Publishers Kinneret Zmora-Bitan Dvir and Modan are seeking changes in the proposed "Book Law," saying the legislation unfairly targets their business.
Officially known as the Law for the Protection of Literature and Authors, the bill has passed its first Knesset reading and is being prepared for passage by the Education, Culture and Sports Committee.
"The proposed law has a number of unprecedented and unjustified requirements, whose only goal is to harm the Tzomet Sfarim [bookstore chain] and its owners," wrote the publishers to MKs. The firms sent the letter to MKs via their lobbyist Behira Bardugo.
Kinneret Zmora-Bitan said it supported the law in principle, but wants to remove three sections that harm competition between stores - and harm consumers. One bans bookstores from favoring any specific publisher.
A second clause bans publishers from pushing sales via the book stores,and a third bars publishers from refusing to sell books to stores.
The Israeli book store industry is a duopoly of Steimatzky and Tzomet Sfarim. Kinneret Zmora-Bitan and Modan are part owners of Tzomet Sfarim. They claim the new law would restrict their ability to offer better prices to consumers.
"If the law is passed with these sections, the competitive sector will become a cartel," the letter said.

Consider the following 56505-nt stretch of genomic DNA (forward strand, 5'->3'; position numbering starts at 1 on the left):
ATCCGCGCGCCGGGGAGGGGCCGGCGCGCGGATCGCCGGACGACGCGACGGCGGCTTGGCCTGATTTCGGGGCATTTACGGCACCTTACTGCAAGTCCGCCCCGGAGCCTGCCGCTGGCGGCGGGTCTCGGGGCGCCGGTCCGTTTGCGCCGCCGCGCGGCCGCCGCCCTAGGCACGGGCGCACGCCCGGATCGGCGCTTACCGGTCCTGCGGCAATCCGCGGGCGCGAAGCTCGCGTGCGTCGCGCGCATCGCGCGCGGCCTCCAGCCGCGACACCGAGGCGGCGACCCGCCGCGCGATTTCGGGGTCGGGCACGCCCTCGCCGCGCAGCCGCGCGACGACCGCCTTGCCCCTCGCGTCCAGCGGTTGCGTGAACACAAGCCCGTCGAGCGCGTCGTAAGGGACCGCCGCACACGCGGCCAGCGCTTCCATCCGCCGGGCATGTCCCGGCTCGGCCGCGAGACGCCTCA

Considerations of the quality of books displayed in the stores will be taken out of the hands of book store owners and customers and be transfered to lawmakers, and the management of book stores will be nationalized, the letter continued.
But others disagree. MK Nitzan Horowitz (Meretz ), sponsor of a separate but similar bill, said the sections the publishers object to are the heart of the proposed law, and that their demands would make the law impotent.
The committee will hold its first discussions of the bill in mid-October, said chairwoman MK Einat Wilf (Atzmaut ). She said she is still studying the bill and meeting with the various parties involved.
"Many of the parties in the [book] sector are acting irrationally, and the lawmaker must intervene to make them act rationally," Wilf said.
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